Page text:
I wrote in an earlier post that Jesus’ parables were not intended to make “a point.” They were theological constructs that invite us to enter into an alternate reality. Bailey describes the parables as being theological clusters where a number of theological realities are represented as a package. Each of the three parables has its own cluster and I have highlighted those in recent posts. They all have great similarities but each one adds nuances not contained in the others. So how do these three parables of the “Lost Sheep” (15:4-7), “Lost Coin” (15:8-10), and “Compassionate Father” (15:11-32) connect to each other to tell a bigger story?
Bailey makes seven observations about the interconnection between these parables on pages 60-63 of Jacob and the Prodigal:
- “The three parables are not addressed to the ‘crowd’ but rather to a group of scholars (the scribes and Pharisees).” It is important remember the context in which these parables were given and that they were offered as response to the scribes and Pharisees who bothered by Jesus eating with sinners.
- “The setting of meals and eating links the three stories.” Jesus is at a celebration. Each of the three stories ends with people at a celebration.
- “Each story has a special ‘finder,’ and the story lines are parallel.” The good shepherd, the good woman, and the good father are one in the same person. But as Bailey points out, we have countless images of Jesus as the Good Shepherd and people can readily identify the compassionate father. Why is it then that we never see Jesus referenced or symbolized as the Good Woman? (I’ll leave that to your reflection.) Bailey also goes on to note that there is an inextricable intertwining of Jesus with the father in the last parable.
- “In each of the three stories something is lost but there is an important progression. In the first story, one in a hundred is lost, in the second, one in ten, and in the third one in two.”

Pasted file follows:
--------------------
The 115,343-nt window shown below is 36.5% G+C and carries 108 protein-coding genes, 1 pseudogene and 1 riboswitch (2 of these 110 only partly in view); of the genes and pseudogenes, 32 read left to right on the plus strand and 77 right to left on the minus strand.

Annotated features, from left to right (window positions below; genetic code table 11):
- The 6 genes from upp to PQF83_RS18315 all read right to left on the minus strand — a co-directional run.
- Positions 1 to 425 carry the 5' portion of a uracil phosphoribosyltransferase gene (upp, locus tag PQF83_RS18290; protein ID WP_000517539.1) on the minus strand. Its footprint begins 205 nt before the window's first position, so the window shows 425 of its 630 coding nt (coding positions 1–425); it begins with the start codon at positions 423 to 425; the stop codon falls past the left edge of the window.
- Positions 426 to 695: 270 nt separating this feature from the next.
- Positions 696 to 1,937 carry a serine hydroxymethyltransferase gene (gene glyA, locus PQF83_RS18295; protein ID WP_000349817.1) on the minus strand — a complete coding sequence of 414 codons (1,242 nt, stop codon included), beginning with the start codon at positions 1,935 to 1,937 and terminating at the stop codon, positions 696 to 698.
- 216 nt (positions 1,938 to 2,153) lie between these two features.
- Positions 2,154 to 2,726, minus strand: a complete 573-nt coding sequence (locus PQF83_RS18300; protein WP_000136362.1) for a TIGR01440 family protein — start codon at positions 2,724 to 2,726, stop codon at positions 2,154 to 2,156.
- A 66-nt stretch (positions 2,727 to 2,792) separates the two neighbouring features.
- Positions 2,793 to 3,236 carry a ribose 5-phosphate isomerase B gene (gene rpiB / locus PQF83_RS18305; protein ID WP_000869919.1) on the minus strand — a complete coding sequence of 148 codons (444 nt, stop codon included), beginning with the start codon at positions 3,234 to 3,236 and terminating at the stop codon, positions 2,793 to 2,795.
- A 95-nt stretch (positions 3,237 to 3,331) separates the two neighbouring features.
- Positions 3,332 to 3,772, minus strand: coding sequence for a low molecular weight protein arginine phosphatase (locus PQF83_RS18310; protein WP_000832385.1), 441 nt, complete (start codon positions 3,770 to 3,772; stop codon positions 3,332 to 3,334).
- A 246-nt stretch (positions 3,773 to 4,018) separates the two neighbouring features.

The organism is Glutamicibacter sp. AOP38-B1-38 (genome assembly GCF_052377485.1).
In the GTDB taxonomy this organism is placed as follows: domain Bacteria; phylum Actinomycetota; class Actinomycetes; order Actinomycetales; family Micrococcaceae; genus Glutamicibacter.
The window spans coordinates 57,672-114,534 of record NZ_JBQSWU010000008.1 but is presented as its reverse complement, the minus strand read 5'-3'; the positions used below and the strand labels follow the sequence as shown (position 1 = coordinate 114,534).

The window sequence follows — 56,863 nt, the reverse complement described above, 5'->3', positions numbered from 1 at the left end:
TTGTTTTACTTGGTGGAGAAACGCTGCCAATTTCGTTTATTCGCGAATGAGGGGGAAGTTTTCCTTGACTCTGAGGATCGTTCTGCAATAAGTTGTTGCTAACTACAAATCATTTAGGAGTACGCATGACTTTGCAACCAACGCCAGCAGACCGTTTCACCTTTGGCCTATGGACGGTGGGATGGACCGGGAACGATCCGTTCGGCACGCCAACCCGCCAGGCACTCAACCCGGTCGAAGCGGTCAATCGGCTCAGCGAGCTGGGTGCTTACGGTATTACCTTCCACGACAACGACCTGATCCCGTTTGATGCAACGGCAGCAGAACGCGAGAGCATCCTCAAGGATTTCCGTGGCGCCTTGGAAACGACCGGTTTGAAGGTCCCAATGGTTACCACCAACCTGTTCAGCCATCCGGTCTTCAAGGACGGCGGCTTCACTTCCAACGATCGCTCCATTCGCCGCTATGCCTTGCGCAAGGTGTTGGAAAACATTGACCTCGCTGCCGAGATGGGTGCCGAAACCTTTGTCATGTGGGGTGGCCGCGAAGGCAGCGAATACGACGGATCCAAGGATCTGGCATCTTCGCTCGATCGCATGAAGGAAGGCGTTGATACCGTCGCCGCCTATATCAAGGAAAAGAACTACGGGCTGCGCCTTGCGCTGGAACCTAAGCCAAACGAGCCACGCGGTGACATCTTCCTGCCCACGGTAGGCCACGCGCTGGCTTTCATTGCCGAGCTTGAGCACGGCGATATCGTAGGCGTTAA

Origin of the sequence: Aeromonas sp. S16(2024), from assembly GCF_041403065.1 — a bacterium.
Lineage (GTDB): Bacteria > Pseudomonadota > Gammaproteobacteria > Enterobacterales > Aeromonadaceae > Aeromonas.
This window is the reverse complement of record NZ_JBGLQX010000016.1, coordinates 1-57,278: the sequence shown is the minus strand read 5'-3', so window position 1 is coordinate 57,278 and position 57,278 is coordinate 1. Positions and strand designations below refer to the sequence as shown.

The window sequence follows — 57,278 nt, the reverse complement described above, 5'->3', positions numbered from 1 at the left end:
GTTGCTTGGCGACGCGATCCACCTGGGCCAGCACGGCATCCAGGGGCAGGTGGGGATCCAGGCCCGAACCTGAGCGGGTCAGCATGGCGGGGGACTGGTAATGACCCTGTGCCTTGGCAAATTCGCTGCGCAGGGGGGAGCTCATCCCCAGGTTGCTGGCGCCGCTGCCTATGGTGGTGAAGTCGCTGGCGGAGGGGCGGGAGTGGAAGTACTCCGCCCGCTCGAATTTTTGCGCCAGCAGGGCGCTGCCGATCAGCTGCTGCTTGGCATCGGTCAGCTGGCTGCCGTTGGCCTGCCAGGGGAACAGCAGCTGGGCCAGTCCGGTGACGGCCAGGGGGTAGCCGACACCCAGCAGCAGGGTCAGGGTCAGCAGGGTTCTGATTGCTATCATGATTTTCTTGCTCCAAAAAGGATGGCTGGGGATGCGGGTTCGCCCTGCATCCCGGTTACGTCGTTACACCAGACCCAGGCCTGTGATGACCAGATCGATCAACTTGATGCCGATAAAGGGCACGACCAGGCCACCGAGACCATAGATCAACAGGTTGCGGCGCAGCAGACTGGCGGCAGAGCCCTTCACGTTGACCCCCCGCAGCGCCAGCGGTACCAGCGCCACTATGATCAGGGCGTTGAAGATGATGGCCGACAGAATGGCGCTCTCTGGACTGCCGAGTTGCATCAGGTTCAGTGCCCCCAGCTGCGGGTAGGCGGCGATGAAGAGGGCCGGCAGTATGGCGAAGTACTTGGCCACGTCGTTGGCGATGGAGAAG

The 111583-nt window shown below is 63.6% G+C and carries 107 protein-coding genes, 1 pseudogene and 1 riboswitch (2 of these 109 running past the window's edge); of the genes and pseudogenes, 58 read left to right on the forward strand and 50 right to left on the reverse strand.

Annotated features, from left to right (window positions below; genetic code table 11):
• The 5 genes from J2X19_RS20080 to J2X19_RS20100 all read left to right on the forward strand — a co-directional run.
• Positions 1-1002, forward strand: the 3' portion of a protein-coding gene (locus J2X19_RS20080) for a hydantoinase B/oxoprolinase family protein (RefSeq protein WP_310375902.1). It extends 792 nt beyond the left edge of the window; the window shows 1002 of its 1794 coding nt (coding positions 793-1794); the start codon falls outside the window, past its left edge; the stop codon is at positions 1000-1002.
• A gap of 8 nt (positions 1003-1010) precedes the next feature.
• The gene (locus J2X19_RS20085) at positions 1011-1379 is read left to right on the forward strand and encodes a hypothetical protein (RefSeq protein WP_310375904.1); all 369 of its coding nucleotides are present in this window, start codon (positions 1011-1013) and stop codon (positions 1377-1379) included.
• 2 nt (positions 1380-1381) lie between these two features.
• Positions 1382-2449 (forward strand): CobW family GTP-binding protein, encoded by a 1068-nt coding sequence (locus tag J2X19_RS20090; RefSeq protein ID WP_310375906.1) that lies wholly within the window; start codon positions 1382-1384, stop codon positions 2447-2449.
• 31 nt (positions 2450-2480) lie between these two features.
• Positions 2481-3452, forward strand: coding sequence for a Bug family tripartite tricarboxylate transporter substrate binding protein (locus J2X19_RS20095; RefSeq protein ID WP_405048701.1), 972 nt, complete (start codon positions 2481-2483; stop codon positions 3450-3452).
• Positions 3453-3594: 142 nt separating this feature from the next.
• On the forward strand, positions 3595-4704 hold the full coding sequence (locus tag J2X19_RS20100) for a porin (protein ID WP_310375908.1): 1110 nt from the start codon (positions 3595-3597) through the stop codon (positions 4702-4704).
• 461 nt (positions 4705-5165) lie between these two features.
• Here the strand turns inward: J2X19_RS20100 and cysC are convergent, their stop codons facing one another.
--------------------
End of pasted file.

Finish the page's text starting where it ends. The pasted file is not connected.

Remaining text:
- “The arena within which the missing animal/coin/son most be found narrows. In the first story the sheep is lost in the wide wilderness. In the second story, a coin is lost in the house. In the third, the son (sons?) lost from within the inner circle of the father’s love.”
- “There is movement from animals and coins to people.” Bailey shows Jesus used this format in parables earlier in Luke. For instance, in Luke 13:15-16, Jesus speaks of untying an ox as a metaphor for why a woman should free from hear physical bondages.
- “In each story there is a price to be paid.” The shepherd has to search over difficult terrain. The woman has to search diligently in a dark room. The father allows himself to be humiliated in order to provide a way for his sons to “come home.”
Bailey goes on to make one other observation that I thought was important. He had a friend who was a therapist in Jerusalem. His therapist friend shared that,
“…patients often went patients often went to him with a series of layered problems that had almost destroyed them. At times, one of those layers was a pattern of self-destructive behavior relating to sexuality. After a number of sessions, the doctor patient relationship reached a deep level of mutual trust, and the patient was willing to discuss his or her sexual life and problems regarding it. Occasionally, in a later session, my friend asked how much money his patient had and how it was spent. At that point, the patient would withdraw in shock with the expressed or unexpressed question, “Why are you invading my privacy?” The conclusion my friend and other therapists have come to is that an individual’s money and how he or she spends it is embedded more deeply in the psyche of a person than is sexuality. Personal sexuality, it seems, can be discussed more openly than personal finance.” (63)
Jesus began with items of material value (sheep and a coin) and escalated to that which is of eternal value. If we search as hard as we do for that which is of material value and then rejoice when we find it, how much harder should we search for that which is of eternal value? Jesus is putting that question to the scribes and Pharisees by combining these three parables.
These stories are not only interrelated to each other but they also show connections with stories and images from the Old Testament. More on that to come.